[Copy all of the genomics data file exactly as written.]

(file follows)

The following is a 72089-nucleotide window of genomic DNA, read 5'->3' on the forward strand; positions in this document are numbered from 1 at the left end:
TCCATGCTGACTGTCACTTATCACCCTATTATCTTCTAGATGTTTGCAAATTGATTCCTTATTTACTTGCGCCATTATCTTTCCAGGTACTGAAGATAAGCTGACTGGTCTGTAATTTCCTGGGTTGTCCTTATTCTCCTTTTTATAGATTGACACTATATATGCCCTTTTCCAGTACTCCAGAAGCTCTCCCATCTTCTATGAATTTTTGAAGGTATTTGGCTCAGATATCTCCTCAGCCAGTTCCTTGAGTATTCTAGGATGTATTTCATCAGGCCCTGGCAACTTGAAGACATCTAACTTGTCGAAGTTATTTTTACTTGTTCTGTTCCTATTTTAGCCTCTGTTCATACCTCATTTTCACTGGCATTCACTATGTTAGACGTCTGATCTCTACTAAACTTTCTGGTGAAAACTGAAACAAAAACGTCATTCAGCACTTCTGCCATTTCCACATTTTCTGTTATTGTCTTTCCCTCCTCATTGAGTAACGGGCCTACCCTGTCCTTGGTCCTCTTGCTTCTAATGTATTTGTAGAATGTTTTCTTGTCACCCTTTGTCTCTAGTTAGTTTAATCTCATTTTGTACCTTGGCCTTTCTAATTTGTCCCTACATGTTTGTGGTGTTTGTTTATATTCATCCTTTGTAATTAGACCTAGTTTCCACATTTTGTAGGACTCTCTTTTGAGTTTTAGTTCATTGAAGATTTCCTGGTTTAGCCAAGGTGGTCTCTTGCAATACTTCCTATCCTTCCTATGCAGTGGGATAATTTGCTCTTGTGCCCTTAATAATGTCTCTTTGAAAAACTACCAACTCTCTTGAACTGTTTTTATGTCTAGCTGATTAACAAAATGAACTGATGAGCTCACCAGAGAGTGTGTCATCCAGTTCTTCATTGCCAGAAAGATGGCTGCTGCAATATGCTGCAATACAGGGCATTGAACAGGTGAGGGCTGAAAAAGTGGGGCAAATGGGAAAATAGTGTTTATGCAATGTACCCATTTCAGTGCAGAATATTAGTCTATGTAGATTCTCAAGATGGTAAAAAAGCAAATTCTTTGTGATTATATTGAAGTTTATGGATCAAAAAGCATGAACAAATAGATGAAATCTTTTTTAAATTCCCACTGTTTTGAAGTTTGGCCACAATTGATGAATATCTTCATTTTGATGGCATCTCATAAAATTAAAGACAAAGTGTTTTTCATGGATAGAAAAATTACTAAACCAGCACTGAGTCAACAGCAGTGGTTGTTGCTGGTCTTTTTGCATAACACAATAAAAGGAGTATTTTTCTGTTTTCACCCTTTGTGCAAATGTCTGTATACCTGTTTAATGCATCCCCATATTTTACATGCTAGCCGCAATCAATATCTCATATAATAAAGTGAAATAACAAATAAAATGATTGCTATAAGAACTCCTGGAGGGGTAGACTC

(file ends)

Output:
The following is a 72089-nucleotide window of genomic DNA, read 5'->3' on the forward strand; positions in this document are numbered from 1 at the left end:
TCCATGCTGACTGTCACTTATCACCCTATTATCTTCTAGATGTTTGCAAATTGATTCCTTATTTACTTGCGCCATTATCTTTCCAGGTACTGAAGATAAGCTGACTGGTCTGTAATTTCCTGGGTTGTCCTTATTCTCCTTTTTATAGATTGACACTATATATGCCCTTTTCCAGTACTCCAGAAGCTCTCCCATCTTCTATGAATTTTTGAAGGTATTTGGCTCAGATATCTCCTCAGCCAGTTCCTTGAGTATTCTAGGATGTATTTCATCAGGCCCTGGCAACTTGAAGACATCTAACTTGTCGAAGTTATTTTTACTTGTTCTGTTCCTATTTTAGCCTCTGTTCATACCTCATTTTCACTGGCATTCACTATGTTAGACGTCTGATCTCTACTAAACTTTCTGGTGAAAACTGAAACAAAAACGTCATTCAGCACTTCTGCCATTTCCACATTTTCTGTTATTGTCTTTCCCTCCTCATTGAGTAACGGGCCTACCCTGTCCTTGGTCCTCTTGCTTCTAATGTATTTGTAGAATGTTTTCTTGTCACCCTTTGTCTCTAGTTAGTTTAATCTCATTTTGTACCTTGGCCTTTCTAATTTGTCCCTACATGTTTGTGGTGTTTGTTTATATTCATCCTTTGTAATTAGACCTAGTTTCCACATTTTGTAGGACTCTCTTTTGAGTTTTAGTTCATTGAAGATTTCCTGGTTTAGCCAAGGTGGTCTCTTGCAATACTTCCTATCCTTCCTATGCAGTGGGATAATTTGCTCTTGTGCCCTTAATAATGTCTCTTTGAAAAACTACCAACTCTCTTGAACTGTTTTTATGTCTAGCTGATTAACAAAATGAACTGATGAGCTCACCAGAGAGTGTGTCATCCAGTTCTTCATTGCCAGAAAGATGGCTGCTGCAATATGCTGCAATACAGGGCATTGAACAGGTGAGGGCTGAAAAAGTGGGGCAAATGGGAAAATAGTGTTTATGCAATGTACCCATTTCAGTGCAGAATATTAGTCTATGTAGATTCTCAAGATGGTAAAAAAGCAAATTCTTTGTGATTATATTGAAGTTTATGGATCAAAAAGCATGAACAAATAGATGAAATCTTTTTTAAATTCCCACTGTTTTGAAGTTTGGCCACAATTGATGAATATCTTCATTTTGATGGCATCTCATAAAATTAAAGACAAAGTGTTTTTCATGGATAGAAAAATTACTAAACCAGCACTGAGTCAACAGCAGTGGTTGTTGCTGGTCTTTTTGCATAACACAATAAAAGGAGTATTTTTCTGTTTTCACCCTTTGTGCAAATGTCTGTATACCTGTTTAATGCATCCCCATATTTTACATGCTAGCCGCAATCAATATCTCATATAATAAAGTGAAATAACAAATAAAATGATTGCTATAAGAACTCCTGGAGGGGTAGACTC